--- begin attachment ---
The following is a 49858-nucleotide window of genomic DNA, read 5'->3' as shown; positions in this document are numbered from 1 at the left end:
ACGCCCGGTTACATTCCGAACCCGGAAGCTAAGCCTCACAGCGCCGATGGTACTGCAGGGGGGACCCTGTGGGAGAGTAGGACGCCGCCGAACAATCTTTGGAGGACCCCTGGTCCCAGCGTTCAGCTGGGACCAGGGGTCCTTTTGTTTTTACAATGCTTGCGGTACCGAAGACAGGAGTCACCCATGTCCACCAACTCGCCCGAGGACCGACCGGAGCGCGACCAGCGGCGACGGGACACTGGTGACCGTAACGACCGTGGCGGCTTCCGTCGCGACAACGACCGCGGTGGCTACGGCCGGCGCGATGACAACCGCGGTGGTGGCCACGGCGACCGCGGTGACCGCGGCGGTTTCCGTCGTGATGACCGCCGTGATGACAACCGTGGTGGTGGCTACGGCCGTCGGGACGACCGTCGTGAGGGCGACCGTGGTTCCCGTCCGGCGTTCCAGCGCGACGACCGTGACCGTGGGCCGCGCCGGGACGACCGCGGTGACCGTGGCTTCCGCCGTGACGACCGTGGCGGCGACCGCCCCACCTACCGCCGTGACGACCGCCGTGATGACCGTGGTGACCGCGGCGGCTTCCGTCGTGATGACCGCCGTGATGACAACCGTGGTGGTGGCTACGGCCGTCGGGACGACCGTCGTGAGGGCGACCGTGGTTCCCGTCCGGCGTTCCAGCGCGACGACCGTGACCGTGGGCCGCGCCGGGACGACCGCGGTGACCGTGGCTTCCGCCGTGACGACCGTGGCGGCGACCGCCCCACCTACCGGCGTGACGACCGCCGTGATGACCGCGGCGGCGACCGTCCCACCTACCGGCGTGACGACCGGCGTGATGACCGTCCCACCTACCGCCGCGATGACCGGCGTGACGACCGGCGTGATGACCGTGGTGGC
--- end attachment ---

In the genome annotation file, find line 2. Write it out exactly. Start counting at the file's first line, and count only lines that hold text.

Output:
ACGCCCGGTTACATTCCGAACCCGGAAGCTAAGCCTCACAGCGCCGATGGTACTGCAGGGGGGACCCTGTGGGAGAGTAGGACGCCGCCGAACAATCTTTGGAGGACCCCTGGTCCCAGCGTTCAGCTGGGACCAGGGGTCCTTTTGTTTTTACAATGCTTGCGGTACCGAAGACAGGAGTCACCCATGTCCACCAACTCGCCCGAGGACCGACCGGAGCGCGACCAGCGGCGACGGGACACTGGTGACCGTAACGACCGTGGCGGCTTCCGTCGCGACAACGACCGCGGTGGCTACGGCCGGCGCGATGACAACCGCGGTGGTGGCCACGGCGACCGCGGTGACCGCGGCGGTTTCCGTCGTGATGACCGCCGTGATGACAACCGTGGTGGTGGCTACGGCCGTCGGGACGACCGTCGTGAGGGCGACCGTGGTTCCCGTCCGGCGTTCCAGCGCGACGACCGTGACCGTGGGCCGCGCCGGGACGACCGCGGTGACCGTGGCTTCCGCCGTGACGACCGTGGCGGCGACCGCCCCACCTACCGCCGTGACGACCGCCGTGATGACCGTGGTGACCGCGGCGGCTTCCGTCGTGATGACCGCCGTGATGACAACCGTGGTGGTGGCTACGGCCGTCGGGACGACCGTCGTGAGGGCGACCGTGGTTCCCGTCCGGCGTTCCAGCGCGACGACCGTGACCGTGGGCCGCGCCGGGACGACCGCGGTGACCGTGGCTTCCGCCGTGACGACCGTGGCGGCGACCGCCCCACCTACCGGCGTGACGACCGCCGTGATGACCGCGGCGGCGACCGTCCCACCTACCGGCGTGACGACCGGCGTGATGACCGTCCCACCTACCGCCGCGATGACCGGCGTGACGACCGGCGTGATGACCGTGGTGGC